"Bella, that suit – it's awful, so unfeminine," she remarked in sisterly disapproval. "And your hair – what happened to your hair?"
Isabella grinned a wide gamin grin which showed her perfect teeth and lit up the dark depths of her eyes. She shook her head so that her hair bounced. "I just wash and wear. It's not a lot of trouble. Just leave it open." she added, looking beyond Nancy to the man standing behind her.
He was tall, about six foot one, she guessed and his bronze unruly hair stood on end, pointed in all different directions. His skin where it showed on brawny forearms and legs as revealed by the short sleeved blue shirt and brief white shorts he was wearing had been slightly tanned but still showed a milky complexion. About twenty eight, he looked in perfect physical condition but his handsome face was marred by an expression of boredom as he looked about him.
"Who is the white god standing behind you?" Isabella whispered to Nancy.
"What god?" exclaimed Nancy, her beautiful amber eyes widening in puzzlement. "What are you talking about?"
"That's how he must look to the dark people in this island, aloof and lord of all her surveys yet wishing he wasn't here right now, bored out of his mind with the doings of mere ordinary mortals like us."
Nancy turned quickly, almost guiltily, to glance at the man. Then she went up to him and to Isabella's surprise smiled at him and slid a hand in the crook of his right arm, the dark red of her painted fingernails glowing like rubies against the light golden sheen of his skin.
"Edward, I'd like you to meet my not so little sister, Isabella." She said. "We've always called her Bella since she never liked the name Isabella. Bella, this is Edward Cullen. He drove me here to meet you."
Emerald green, the same colour as the deep sea she had been swirling about the shores of the island, was the colour of his eyes. Bella offered him her right hand and his big one closed round it firmly. Against her palm, his felt rough.
"Hi Bella," he drawled and his smile was a brief cool flash of white – too cool for Bella, who felt dismissed and beneath his notice. With her chin at a different angle she looked right into the emerald green eyes, feeling irritated because she had to look up because he was so much taller than she was.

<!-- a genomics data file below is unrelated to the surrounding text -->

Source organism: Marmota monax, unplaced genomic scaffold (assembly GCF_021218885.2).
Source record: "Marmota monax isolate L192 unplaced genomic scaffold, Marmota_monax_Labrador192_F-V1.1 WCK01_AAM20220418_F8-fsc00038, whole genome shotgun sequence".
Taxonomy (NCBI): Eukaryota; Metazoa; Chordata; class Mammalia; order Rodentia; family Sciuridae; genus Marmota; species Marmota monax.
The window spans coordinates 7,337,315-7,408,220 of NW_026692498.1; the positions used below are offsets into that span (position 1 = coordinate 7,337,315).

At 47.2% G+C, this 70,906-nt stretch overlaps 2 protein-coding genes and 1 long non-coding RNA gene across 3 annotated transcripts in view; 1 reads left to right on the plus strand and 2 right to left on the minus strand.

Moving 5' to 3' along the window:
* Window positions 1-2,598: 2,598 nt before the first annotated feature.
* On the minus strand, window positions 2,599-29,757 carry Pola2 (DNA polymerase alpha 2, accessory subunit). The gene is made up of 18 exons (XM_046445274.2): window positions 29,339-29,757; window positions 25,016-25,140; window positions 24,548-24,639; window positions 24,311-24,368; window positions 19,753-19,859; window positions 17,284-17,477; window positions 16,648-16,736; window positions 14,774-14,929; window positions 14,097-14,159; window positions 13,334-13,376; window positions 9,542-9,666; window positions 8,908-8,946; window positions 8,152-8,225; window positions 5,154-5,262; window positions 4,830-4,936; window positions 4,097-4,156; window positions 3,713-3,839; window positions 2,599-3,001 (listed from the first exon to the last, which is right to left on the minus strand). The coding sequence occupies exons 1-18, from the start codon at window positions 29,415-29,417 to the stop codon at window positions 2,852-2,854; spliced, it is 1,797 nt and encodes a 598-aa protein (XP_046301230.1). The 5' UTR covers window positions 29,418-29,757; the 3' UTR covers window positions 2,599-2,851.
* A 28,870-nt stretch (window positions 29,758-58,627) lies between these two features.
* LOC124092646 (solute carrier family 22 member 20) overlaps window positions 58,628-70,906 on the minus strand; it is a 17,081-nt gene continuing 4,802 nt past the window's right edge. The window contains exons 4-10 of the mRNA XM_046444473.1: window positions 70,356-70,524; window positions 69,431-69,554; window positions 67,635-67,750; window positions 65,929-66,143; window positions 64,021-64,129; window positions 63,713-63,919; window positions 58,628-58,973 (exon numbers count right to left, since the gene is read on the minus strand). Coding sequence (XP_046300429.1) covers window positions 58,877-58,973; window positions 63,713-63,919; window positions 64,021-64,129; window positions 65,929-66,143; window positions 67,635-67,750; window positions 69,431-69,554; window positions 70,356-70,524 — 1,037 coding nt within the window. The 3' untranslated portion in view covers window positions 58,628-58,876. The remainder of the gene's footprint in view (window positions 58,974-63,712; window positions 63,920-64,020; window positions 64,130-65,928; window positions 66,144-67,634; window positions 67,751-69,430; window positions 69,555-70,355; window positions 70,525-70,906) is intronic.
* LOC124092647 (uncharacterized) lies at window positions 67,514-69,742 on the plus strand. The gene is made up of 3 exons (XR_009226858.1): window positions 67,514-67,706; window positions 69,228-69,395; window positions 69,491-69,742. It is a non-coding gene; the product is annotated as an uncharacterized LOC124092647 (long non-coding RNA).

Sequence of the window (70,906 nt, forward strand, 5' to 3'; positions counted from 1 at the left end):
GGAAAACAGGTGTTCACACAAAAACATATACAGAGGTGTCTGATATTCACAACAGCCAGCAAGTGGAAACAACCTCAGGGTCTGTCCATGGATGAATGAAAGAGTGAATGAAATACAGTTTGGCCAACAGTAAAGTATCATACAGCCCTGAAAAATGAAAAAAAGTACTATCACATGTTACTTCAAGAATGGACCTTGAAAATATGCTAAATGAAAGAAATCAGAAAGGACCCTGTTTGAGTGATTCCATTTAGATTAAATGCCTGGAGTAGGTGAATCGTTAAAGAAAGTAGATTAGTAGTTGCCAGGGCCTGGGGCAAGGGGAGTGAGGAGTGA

"You've been sailing,"she said. "Recently too." Surprise glinted in his eyes and his eyebrows lifted slightly.
"How do you know?" he demanded.
"Your hand is very calloused from pulling on ropes."
"You're very observant," he replied, releasing her hand with a suddenness which betrayed his dislike of her remarks.
"Yes, I am – very. It's necessary for me to be in my work." She retorted, her glance going deliberately to her sister's fingers which were resting so possessively within the crook of his arm.
"What sort of work?" he asked, sharply and she looked up again. A shiver of alarm tingled down her spine because his eyes were no longer the cool green of emerald but the cold green of ice and his eyebrows had a wicked frowing slant to them as he pinched the bridge of his nose with his index and thumb finger.
"I'm a newspaper reporter." She said.
"Ha! His short laugh brought the blood storming up into her cheeks. "I thought you had a nosy look about you." He jeered.
For a strangely dangerous moment their glances held, hers furious and defiant, his scathing and derisive, then he turned to look down at Nancy. With a slow deliberate gesture he covered the fingers resting on his arm with his own and squeezed them gently and intimately.
"You should have warned me, sweetheart, that your sister is a newshound." He drawled. "I can see you and I will have to be careful how we behave while she's here."
Sweetheart. The casual endearment applied to her sister by this handsome arrogant stranger made Bella's blood boil. And what was worse than the way he was looking down at Nancy was the way Nancy was looking at him as if he were indeed some god whom she adored.